A photograph of a bizarre, toothy creature supposedly swimming at Lake Springfield is spreading like wildfire on Facebook.
It caused such a ruckus that the Missouri Department of Conservation weighed in on the image — and the agency concluded it’s a complete hoax.
“The people who put up these kinds of photos know they aren’t authentic and just want to play a prank on somebody,” said Francis Skalicky, MDC’s media spokesman in Springfield. “Once they get posted, they spread like a fire.”
Skalicky said someone sent him a copy of the photo to his personal Facebook page, and Skalicky immediately suspected it was a hoax.
“It’s close cropped so there’s nothing that gives you a sense of how big it is, there’s no landscape to give you a sense of place. Those kinds of images have ‘hoax’ written all over them.”
However, since someone asked him to identify the creature, Skalicky sent the image to several MDC wildlife experts. He also wanted to be able to head off the inevitable media calls that would likely follow once reporters saw the image identified online as being from Springfield.
A bit more sleuthing revealed the image likely originated with a cryptozoological website which claimed the animal was photographed in the country of Brunei. Cryptozoology is a pseudoscience that focuses on mythical creatures like Bigfoot or moth men.
There’s also a YouTube link that purports to show a video of the creature swimming, with tall palm trees in the background.
In a Facebook post, Skalicky noted the swimming creature isn’t the first one he’s had to debunk.
“This is the latest example in what appears to be a growing trend — finding weird wildlife photos and trying to pass it off as Missouri wildlife,” he wrote. “Last night, when I was talking to my wife about this, I was able to cite three examples off the top of my head — a few years ago, a newspaper called me about a sequential series of photos that showed a mountain lion taking down a deer. The person said the photos were taken “just north of Springfield.” Well, I e-mailed these photographs to several biologists and found out this same sequence of photographs had shown up on the websites of the Fish and Game agencies of several states, and were probably taken in Texas.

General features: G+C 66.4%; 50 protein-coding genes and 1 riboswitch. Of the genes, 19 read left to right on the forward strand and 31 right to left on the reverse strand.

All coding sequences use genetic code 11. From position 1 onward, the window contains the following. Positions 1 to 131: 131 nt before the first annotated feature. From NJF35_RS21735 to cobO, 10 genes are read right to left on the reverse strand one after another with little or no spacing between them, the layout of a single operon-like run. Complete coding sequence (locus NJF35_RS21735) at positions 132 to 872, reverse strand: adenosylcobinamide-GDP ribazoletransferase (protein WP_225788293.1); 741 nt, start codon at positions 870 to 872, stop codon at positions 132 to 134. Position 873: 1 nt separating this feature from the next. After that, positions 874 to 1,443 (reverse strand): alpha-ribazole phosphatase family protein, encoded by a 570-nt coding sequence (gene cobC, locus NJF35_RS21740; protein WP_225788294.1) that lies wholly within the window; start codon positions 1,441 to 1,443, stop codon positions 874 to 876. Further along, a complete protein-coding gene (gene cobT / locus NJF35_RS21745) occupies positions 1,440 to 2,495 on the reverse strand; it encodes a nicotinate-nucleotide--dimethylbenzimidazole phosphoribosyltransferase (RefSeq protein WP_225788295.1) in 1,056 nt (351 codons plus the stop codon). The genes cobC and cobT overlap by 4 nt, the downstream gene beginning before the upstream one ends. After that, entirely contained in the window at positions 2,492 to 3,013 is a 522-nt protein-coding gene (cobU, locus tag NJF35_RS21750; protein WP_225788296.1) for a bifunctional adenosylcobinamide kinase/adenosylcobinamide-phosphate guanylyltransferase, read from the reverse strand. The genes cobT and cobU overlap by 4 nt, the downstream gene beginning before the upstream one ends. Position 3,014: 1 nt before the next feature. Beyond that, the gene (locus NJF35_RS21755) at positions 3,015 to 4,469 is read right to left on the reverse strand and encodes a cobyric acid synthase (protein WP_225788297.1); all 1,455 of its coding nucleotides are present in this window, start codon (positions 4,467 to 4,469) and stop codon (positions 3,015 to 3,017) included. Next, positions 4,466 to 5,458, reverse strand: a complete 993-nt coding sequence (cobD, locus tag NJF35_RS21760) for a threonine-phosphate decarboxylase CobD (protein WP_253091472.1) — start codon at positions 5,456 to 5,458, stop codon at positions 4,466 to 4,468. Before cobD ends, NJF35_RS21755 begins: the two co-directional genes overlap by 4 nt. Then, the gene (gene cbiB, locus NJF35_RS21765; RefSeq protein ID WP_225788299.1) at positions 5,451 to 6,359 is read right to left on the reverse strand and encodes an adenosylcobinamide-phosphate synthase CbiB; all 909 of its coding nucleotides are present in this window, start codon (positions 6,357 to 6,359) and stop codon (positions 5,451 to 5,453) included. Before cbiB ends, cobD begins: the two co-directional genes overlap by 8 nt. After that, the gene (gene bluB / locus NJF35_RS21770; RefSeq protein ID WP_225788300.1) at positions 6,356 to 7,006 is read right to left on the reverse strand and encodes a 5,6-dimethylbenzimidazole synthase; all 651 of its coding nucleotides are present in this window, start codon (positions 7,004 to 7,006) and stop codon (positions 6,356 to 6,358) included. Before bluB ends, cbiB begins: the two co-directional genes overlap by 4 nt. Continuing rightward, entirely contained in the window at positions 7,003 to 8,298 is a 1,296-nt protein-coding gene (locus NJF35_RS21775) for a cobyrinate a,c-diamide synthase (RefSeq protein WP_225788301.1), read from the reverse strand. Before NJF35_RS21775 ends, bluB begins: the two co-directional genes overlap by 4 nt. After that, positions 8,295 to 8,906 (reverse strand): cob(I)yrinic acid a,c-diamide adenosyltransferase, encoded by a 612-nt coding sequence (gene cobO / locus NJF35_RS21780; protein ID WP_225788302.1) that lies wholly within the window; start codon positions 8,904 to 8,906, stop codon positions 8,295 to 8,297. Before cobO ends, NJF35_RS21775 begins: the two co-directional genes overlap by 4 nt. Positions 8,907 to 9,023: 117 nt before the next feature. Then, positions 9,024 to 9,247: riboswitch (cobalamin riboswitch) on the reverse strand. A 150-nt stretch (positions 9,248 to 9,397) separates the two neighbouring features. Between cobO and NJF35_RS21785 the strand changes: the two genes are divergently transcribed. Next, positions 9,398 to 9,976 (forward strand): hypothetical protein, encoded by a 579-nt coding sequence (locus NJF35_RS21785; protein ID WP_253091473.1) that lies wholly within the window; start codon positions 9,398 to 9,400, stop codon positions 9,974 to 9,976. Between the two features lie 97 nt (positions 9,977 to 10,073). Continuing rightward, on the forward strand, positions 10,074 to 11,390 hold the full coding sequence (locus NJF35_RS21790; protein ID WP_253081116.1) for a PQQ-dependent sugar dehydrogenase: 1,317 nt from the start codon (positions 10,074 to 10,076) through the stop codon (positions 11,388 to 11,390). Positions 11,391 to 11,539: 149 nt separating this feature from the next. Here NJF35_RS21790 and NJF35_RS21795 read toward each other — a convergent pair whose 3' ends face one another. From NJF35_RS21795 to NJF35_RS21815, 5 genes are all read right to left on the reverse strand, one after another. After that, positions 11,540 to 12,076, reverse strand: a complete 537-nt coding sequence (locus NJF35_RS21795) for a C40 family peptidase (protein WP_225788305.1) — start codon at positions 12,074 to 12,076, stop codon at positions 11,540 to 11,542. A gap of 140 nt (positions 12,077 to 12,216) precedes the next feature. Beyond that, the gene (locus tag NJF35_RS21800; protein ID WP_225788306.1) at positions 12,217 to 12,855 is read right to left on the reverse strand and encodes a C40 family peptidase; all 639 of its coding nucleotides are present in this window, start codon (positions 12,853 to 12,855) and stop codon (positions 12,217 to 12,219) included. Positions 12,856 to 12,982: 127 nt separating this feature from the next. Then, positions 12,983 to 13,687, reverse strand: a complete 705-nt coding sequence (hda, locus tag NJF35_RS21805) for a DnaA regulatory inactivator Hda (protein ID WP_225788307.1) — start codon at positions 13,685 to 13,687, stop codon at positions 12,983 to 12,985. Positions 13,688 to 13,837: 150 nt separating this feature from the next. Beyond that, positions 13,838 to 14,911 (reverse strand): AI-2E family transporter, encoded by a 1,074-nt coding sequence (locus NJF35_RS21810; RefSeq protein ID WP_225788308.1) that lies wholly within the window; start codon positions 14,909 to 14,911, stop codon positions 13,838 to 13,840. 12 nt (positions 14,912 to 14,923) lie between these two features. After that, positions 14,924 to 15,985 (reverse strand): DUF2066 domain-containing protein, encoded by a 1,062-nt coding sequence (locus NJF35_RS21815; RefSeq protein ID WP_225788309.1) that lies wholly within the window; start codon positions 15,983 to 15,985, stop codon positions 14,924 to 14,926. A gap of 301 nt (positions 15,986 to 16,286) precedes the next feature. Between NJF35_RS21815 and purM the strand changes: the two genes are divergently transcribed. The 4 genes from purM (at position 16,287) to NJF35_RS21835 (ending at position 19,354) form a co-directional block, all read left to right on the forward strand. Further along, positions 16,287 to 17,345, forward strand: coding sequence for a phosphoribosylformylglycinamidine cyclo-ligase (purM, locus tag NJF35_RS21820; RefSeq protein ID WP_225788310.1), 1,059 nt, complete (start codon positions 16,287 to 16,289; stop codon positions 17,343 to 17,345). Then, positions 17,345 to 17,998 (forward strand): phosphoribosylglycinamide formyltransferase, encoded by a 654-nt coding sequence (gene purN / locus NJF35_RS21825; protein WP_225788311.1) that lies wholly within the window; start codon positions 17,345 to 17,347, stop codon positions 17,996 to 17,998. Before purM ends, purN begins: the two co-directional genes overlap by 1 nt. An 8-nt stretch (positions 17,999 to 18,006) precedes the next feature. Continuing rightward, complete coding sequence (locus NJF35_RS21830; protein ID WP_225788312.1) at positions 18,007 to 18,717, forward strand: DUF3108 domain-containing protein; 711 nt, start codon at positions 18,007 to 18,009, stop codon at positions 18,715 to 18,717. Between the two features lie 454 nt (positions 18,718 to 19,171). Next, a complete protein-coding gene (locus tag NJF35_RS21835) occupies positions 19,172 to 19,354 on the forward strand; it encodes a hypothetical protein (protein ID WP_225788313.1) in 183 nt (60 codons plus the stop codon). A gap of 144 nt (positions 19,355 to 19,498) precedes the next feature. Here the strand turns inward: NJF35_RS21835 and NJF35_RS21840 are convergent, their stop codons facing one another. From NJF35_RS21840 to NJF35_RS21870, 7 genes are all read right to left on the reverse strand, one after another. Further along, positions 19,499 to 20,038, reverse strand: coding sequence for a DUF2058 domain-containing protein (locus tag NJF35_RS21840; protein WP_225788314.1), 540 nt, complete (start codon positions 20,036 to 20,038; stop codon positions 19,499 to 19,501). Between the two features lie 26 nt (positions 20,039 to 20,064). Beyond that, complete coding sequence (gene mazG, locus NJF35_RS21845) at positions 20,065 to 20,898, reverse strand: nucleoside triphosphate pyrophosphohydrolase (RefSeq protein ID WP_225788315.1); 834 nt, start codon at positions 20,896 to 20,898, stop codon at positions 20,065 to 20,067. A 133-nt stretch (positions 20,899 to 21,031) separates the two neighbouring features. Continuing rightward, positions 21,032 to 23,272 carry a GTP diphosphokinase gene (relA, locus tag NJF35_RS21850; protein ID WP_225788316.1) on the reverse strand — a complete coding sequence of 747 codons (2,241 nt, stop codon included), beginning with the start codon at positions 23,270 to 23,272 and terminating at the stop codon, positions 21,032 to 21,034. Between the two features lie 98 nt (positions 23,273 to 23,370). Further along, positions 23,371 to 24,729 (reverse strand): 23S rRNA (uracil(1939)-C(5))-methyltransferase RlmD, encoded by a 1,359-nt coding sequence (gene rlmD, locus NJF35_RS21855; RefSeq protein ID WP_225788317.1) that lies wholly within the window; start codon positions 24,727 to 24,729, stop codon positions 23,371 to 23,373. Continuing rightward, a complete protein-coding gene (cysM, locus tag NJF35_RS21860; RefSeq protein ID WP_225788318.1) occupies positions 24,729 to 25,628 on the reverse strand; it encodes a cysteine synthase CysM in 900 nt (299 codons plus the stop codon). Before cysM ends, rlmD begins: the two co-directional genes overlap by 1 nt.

“Then there was the photo I got of the man holding a huge mountain lion that had supposedly been shot in Missouri. Trouble was, that same photo had shown up in several other states and that mountain lion had actually been shot in Idaho.
“Then there was the photo of the group of men standing by the huge wild hog that they had shot near Piedmont… only to find out that photo was actually a photo used to promote game hunts in Europe and the source of that kill was somewhere in Africa. Those are the three I thought of just last night.
“This morning I remembered the time several years ago that i got a call from a Joplin TV station because they had received a photo of someone who had found a huge snake (it appeared be 8 foot-plus in length with a very wide body) in the Spring River near Carthage. Took me a couple of days to track down that photo, but yes, that, too was a fake.”
Skalicky said it takes time and effort to track down those kinds of photos to determine if they truly were from Missouri or not.
“The bottom line is there already are some really neat things in our Missouri outdoors that nobody needs to be making things up,” he said.